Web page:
It's helped the Nats sustain slumps and major injuries, and it's part of the reason that manager Davey Johnson said he would feel comfortable standing pat at the Deadline despite perceived weaknesses in pitching, the middle infield and behind the plate. It's not just the way those young players are performing on the field, either; the chemistry in a Washington clubhouse full of players who seem to genuinely get along is just as important.
"You try to have a vision and you try to prepare for the what-ifs, and fortunately, we've been able to do it," said Harris, standing in the visitors' clubhouse in Milwaukee on Sunday morning. "We felt like we were deep, and we've actually been able to absorb the injuries pretty well because of the depth -- not only here, but we've had some in the Minor Leagues. That's something that's really come to fruition.
"To see them come up here and compete at the level that they're competing at, when we're in the middle of this thing at this point in the year, it's a tremendous feeling."
All it took was a quick look around the room. Bryce Harper. Steve Lombardozzi. Corey Brown. Tyler Moore. Taking it a step further, 17 players on the active roster were selected by the Nationals in either the First-Year Player Draft or the Rule 5 Draft, or spent time in their farm system following a trade.
The impact has been obvious, with Washington calling up eight players from its farm system at some point this season: Harper, Brown, Moore, Sandy Leon, Jhonatan Solano, Carlos Maldonado, Ryan Perry and John Lannan. Stepping in due to injuries to expected regulars like Jayson Werth, Wilson Ramos, Chad Tracy, Chien-Ming Wang and Ian Desmond, they've done more than just fill up roster spots.
"With all the injuries we've had, young guys have really stood up and picked up a lot of slack," Johnson said. "Harper and Lombo, Tyler Moore, Brown, the catchers -- the list goes on and on. That's just a tribute to [general manager Mike] Rizzo and the organization and the job they've done getting this organization prepared to take the next step."
"They're pretty good; they're down two or three of their best guys," noted Brewers catcher Jonathan Lucroy, referring to Ramos, Werth and Desmond. "That's pretty amazing for that team to be that good and be down those three key guys right there. Pretty impressive."
In dealing with a more timely matter, the Nats can thank their depth for keeping them from being pressured into a Trade Deadline deal.
There has been speculation that the Nationals will acquire another starter to fill whatever void Stephen Strasburg leaves once he reaches his innings limit. But Washington has Lannan and Wang waiting in the wings to make the necessary starts whenever Strasburg is shut down.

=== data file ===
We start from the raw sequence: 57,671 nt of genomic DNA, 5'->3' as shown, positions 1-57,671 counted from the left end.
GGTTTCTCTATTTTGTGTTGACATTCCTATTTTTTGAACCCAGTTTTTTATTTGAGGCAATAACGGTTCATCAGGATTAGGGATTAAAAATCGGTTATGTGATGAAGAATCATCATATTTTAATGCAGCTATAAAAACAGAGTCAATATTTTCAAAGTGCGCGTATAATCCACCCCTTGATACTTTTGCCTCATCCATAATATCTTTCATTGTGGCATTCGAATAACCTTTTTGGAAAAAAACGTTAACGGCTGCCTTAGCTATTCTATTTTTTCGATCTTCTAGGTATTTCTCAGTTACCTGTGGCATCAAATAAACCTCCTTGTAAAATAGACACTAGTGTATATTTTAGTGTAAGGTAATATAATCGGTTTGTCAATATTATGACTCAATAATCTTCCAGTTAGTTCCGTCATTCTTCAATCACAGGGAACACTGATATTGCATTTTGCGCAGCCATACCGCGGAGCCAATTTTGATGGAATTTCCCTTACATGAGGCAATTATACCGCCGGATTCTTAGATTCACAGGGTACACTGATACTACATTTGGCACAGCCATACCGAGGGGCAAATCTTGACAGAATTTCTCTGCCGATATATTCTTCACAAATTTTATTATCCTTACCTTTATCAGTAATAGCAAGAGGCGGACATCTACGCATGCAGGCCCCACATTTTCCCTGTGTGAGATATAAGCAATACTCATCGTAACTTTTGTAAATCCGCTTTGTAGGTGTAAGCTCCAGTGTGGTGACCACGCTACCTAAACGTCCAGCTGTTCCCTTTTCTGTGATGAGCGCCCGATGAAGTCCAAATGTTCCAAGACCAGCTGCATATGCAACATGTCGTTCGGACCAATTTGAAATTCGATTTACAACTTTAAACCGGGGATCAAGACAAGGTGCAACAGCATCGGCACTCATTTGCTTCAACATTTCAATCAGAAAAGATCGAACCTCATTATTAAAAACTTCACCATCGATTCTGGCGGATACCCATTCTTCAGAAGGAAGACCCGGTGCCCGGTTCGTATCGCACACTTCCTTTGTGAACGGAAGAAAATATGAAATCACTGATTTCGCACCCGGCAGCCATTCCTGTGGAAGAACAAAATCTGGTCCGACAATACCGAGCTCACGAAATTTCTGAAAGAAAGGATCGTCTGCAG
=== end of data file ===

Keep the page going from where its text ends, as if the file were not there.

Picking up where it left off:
The relative lack of middle infielders came to light when Desmond went down with a left oblique injury, but Johnson pointed to utility man Mark DeRosa, Triple-A Syracuse infielder Josh Johnson and Double-A Harrisburg infielder Zach Walters.
"As far as I'm concerned, it's not a growing need right now," the manager said late last week. "I know Rizzo is big on insurance, probably more so than me, but I like the cast of characters I've got."
The Nationals have taken great pride in developing that depth. Harris pointed to the hard work of the club's Minor League field staff, from the Gulf Coast League all the way up. The organization hasn't pumped out a ton of "mega-prospects" -- although there have been some, most obviously Harper and Strasburg -- but Harris said the club has focused on making the most out of the skill sets it had to work with. Take Lombardozzi, the organization's 2011 Minor League Player of the Year, as an example.
Harris referred to the big league club's current success as "the fruits of your labor" from a player development standpoint. His staff maintains an active interest in the success of the organization's former prospects, as evidenced by the text messages and phone calls he gets from people within the organization. They called again this weekend, asking if he saw Brown's first Major League hit on Saturday, a solo home run.
"That's why our guys do this," Harris said. "But for the players, it's an opportunity. They're not afraid to give these guys chances. They go hand in hand, definitely."
That process has been more successful, Harris said, because the Nats have been adding and calling up players who mesh just as well in the clubhouse as they do on the field. Washington's scouts look for players who fit that makeup, but Harris said the club also enforces certain standards throughout the Minor Leagues. Many of the players currently in the Nationals' clubhouse spent time under those parameters, riding the buses together with Harrisburg and Syracuse.
The Nats, meanwhile, have ridden that camaraderie to first place, and they've ridden their depth to a Trade Deadline at which they may not need a big move to make a difference.
"That's the type of organization we are right now," Harris said. "We want quality people, along with quality players. That's a big part of it. To a man, they're all tremendous guys. That's what champions are. Championship-makeup type of guys."